It's me! Billy Appleton! And I'm here to help you decide if this year's batch of summer movies is worth your hard earned cash. Or worth a swift kick in the ass. We're fast approaching weekend number three, and this Friday's big release is the somewhat anticipated sequel Shrek Forever After. Which was at one point titled Shrek Goes Forth, and now, suddenly, wants to be called Shrek The Final Chapter. Whatever they name it, there's no escaping the fact that this franchise has overstayed its welcome. Shrek the Third was a miserable, humorless stretch of celluloid that was as pointless as it was redundant. Shrek Forever After one ups it by regurgitating the first film that we all fell in love with nearly ten years ago, and then plops its inner workings into a plot ripped off from It's a Wonderful Life. If we're to believe our script writing professor, there really aren't any new stories to tell. So why not eviscerate the ones we truly adore and exploit their charm for more cash at the box office?!?

After sifting through the debris of Shrek the Third, I never wanted to see, feel, touch, or smell this particular film series ever again. My parents, on the other hand? They still (think they) love Shrek, and I can't convince them otherwise. Even though I'm paying for our trip to the local Cineplex this Saturday, I can't quite persuade them into seeing MacGruber instead. I have it on pretty good authority that this Saturday Night Live spin-off doesn't suck at all. Its no classic, but compared to some of the other stuff out there this May, its one of the few worthwhile endeavors awaiting your (not so) disposable income. Sadly, that's not my parents' concern. I have to convince them Shrek The Final Chapter belongs in the dumpster. If they won't take my word for it, maybe they'll listen to some of the other critics out there. So, as is the norm with this particular column of hate and loathing, I've turned to my Internet brethren to get their take on DreamWorks Animations' latest profiteering efforts. Here's what they had to say, and its not pretty (you can read their entire reviews by clicking on the links provided}:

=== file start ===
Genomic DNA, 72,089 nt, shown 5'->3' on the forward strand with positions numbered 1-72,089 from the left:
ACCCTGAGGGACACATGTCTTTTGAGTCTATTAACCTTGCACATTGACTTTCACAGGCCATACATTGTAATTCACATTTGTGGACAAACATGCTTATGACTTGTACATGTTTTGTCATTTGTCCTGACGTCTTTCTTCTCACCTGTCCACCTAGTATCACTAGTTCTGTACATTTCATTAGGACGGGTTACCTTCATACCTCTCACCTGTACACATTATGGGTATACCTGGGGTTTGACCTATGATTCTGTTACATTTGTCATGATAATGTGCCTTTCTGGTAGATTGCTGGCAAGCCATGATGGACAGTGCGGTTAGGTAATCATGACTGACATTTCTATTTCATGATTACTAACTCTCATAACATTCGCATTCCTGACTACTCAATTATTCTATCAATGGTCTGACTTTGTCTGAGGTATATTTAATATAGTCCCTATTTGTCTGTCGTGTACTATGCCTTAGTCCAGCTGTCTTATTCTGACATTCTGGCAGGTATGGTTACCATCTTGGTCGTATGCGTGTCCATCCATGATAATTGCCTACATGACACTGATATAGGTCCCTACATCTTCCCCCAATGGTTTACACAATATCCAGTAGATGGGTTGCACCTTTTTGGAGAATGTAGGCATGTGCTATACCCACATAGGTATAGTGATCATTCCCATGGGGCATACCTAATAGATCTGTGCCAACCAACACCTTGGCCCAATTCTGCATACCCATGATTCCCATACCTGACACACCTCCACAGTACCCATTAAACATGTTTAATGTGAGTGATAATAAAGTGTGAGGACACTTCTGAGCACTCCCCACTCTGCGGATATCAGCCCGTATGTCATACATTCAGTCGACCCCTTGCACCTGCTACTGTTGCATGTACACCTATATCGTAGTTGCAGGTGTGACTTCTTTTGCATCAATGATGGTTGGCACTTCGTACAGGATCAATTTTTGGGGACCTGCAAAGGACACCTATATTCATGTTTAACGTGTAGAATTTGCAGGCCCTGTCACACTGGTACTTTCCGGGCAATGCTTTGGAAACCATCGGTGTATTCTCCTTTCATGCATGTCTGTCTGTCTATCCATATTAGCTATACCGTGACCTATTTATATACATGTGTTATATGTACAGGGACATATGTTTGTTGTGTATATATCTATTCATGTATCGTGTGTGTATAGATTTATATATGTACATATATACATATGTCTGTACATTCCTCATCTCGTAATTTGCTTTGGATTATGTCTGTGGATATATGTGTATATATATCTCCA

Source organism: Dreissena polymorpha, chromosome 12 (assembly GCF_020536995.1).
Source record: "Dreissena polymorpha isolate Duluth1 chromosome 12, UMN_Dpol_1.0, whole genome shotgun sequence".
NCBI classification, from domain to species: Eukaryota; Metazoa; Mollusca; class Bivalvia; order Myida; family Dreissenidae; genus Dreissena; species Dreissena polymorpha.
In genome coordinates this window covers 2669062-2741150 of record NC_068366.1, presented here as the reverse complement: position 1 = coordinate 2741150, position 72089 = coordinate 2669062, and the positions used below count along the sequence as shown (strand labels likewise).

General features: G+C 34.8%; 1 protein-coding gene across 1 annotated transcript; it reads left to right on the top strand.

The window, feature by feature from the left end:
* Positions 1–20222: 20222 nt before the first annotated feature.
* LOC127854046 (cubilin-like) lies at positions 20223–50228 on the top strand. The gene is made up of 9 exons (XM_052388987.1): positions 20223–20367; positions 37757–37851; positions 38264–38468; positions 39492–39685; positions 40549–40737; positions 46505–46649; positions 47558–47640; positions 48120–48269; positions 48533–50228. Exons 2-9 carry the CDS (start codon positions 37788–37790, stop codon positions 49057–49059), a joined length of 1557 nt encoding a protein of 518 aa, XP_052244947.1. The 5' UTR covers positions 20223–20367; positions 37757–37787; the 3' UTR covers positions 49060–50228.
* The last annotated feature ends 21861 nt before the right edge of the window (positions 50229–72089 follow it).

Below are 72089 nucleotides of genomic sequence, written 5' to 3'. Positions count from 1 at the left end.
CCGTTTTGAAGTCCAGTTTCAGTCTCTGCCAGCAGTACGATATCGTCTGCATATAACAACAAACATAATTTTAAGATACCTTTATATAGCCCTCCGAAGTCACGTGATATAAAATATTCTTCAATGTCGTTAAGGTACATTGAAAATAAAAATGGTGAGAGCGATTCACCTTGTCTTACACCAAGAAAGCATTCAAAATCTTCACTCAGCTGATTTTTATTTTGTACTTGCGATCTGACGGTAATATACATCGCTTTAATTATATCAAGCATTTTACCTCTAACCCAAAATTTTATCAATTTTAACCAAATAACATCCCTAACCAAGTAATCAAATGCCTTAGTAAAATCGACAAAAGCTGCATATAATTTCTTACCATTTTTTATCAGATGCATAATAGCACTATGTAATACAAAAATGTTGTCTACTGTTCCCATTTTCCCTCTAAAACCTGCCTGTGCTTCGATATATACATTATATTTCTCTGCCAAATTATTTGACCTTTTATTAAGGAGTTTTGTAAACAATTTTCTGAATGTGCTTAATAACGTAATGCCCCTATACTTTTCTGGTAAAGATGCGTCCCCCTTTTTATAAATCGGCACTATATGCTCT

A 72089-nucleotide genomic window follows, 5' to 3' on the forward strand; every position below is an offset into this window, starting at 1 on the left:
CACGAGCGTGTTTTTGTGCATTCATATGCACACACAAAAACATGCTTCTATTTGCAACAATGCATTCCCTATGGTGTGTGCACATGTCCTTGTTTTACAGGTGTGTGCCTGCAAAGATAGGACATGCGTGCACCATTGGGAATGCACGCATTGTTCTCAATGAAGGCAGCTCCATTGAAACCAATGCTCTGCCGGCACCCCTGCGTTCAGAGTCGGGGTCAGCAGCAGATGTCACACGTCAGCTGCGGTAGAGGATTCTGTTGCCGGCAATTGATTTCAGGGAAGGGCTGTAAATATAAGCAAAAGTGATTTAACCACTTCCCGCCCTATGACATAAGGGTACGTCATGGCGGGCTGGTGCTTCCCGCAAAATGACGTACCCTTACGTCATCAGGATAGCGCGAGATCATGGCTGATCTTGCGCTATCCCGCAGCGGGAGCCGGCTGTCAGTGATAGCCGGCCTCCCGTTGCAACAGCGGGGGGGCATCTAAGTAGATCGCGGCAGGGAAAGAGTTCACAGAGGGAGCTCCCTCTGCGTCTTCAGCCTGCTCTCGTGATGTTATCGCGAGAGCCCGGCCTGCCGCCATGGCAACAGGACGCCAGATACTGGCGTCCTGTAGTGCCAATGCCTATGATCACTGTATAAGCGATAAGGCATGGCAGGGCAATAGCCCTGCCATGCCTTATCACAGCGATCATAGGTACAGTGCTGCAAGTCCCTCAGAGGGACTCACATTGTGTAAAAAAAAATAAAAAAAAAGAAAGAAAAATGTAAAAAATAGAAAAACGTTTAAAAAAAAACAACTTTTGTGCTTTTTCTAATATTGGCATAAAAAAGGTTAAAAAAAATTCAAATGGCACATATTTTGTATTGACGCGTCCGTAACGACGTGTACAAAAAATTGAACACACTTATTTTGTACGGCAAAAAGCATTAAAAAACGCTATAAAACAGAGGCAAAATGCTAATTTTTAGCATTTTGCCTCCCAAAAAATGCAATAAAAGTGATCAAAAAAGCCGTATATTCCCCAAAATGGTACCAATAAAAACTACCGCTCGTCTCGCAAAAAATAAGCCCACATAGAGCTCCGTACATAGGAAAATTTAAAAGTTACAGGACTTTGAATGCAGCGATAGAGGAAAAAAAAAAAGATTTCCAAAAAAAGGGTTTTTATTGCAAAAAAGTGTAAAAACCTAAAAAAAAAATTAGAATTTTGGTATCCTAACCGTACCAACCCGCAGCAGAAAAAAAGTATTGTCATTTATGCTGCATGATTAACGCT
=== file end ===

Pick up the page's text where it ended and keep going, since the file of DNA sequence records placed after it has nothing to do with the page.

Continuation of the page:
Variety's John Anderson:

"Word of mouth likely won't make for a fairy-tale ending. When fantasy figures start having midlife crises and their animated franchises start having late-life crises, it's time to lower the wobbly green tent pole. Is there such a thing as male ogre menopause? it's clear that time and technology have passed (Shrek) by."

HitFix's Drew McWeeny:

"The way the first 20 minutes of the film are cut, it makes domestic life seem like a horrifying nightmare. It's a very cynical start to the film. This sort of reductive nightmare version bothers me in a kid's film because it doesn't speak to the experience of the intended audience. It starts things off on such an unpleasant note that I don't think the film is able to recover. This new film is basically one long, big downer. A surprisingly dark and ugly ride. Mike Myers sounds as bored in his performance as I was watching. The film's biggest sin is simply that the franchise has run out of gas."